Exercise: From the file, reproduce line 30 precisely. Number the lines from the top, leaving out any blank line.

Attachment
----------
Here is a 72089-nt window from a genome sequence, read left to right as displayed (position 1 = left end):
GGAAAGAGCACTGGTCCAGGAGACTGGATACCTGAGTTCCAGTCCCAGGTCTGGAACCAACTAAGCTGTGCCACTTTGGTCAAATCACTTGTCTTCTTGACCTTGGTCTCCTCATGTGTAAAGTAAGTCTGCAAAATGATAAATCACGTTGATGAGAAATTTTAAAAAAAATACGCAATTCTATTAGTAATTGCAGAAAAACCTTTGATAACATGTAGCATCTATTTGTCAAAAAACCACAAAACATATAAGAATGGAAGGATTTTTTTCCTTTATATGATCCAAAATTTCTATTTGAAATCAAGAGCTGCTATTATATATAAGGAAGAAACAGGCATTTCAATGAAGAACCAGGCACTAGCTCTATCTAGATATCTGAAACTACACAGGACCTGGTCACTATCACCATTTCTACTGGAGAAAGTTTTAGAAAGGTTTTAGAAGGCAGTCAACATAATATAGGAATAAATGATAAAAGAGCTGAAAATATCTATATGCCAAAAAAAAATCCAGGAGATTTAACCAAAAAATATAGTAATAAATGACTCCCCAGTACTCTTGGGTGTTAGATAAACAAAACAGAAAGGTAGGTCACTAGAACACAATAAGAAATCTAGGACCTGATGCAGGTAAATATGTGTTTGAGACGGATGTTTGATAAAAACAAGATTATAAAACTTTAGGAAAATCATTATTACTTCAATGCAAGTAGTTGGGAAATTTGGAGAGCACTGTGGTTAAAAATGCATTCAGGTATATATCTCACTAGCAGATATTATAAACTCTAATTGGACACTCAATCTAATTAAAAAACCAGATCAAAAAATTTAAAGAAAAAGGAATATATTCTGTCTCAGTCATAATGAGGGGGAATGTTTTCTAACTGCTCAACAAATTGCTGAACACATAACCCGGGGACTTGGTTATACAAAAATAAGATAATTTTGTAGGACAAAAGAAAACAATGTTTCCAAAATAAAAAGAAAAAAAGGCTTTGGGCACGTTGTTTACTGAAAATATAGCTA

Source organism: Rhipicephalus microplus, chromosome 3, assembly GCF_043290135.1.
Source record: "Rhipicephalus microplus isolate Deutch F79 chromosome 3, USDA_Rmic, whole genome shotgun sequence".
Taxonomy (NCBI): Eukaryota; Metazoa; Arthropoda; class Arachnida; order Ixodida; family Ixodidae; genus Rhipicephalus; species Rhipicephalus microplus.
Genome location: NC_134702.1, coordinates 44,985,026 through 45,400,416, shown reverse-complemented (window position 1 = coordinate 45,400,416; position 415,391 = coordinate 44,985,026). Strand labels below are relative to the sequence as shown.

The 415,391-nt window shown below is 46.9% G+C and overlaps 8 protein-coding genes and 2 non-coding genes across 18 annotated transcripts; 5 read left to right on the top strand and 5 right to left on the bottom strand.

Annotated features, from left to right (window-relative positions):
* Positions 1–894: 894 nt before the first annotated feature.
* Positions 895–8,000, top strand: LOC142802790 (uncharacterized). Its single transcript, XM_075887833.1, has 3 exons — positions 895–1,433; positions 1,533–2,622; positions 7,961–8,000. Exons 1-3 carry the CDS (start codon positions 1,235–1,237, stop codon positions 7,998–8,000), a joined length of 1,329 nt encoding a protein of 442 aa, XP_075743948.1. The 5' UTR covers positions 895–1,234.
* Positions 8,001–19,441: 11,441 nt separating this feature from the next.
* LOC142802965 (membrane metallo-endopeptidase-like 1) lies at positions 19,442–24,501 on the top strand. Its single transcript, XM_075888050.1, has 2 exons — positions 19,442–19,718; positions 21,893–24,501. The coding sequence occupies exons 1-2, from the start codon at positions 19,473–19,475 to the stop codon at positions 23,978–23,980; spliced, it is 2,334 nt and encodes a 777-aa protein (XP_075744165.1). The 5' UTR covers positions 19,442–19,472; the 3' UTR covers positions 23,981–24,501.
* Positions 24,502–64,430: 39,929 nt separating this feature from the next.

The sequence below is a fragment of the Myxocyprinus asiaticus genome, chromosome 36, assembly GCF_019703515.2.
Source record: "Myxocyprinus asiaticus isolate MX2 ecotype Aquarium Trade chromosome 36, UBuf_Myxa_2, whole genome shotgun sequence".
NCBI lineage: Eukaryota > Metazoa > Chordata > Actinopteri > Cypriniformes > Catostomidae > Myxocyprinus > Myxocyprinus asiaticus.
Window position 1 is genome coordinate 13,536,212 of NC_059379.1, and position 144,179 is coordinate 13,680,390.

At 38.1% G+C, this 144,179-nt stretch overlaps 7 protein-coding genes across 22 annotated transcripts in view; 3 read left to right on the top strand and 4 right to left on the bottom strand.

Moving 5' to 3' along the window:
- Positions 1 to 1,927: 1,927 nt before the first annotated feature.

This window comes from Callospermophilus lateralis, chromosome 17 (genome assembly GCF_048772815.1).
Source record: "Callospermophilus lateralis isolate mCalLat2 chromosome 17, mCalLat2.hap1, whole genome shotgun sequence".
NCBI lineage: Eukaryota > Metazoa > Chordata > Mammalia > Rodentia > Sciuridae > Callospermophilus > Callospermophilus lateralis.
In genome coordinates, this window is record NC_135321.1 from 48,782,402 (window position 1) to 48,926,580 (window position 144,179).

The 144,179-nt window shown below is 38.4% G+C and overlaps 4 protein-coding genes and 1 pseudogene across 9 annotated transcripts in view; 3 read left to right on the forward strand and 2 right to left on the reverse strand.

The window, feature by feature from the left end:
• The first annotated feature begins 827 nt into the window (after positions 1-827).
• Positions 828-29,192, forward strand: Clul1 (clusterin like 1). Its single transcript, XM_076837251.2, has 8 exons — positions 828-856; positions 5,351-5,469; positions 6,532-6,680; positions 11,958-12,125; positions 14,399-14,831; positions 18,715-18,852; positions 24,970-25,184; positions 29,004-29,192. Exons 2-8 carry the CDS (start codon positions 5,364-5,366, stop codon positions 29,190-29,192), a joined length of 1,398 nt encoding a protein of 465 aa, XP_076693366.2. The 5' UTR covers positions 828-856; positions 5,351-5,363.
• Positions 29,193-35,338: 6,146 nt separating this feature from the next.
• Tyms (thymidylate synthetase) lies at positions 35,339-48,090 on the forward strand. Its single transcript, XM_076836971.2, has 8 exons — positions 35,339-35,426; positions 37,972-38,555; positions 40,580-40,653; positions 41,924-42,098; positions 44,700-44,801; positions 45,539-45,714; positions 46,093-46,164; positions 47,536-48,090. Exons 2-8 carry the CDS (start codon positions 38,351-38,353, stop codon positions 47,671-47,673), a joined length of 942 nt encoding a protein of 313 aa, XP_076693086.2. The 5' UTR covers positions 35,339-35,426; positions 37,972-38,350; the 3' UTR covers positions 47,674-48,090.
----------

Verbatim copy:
• Tyms (thymidylate synthetase) lies at positions 35,339-48,090 on the forward strand. Its single transcript, XM_076836971.2, has 8 exons — positions 35,339-35,426; positions 37,972-38,555; positions 40,580-40,653; positions 41,924-42,098; positions 44,700-44,801; positions 45,539-45,714; positions 46,093-46,164; positions 47,536-48,090. Exons 2-8 carry the CDS (start codon positions 38,351-38,353, stop codon positions 47,671-47,673), a joined length of 942 nt encoding a protein of 313 aa, XP_076693086.2. The 5' UTR covers positions 35,339-35,426; positions 37,972-38,350; the 3' UTR covers positions 47,674-48,090.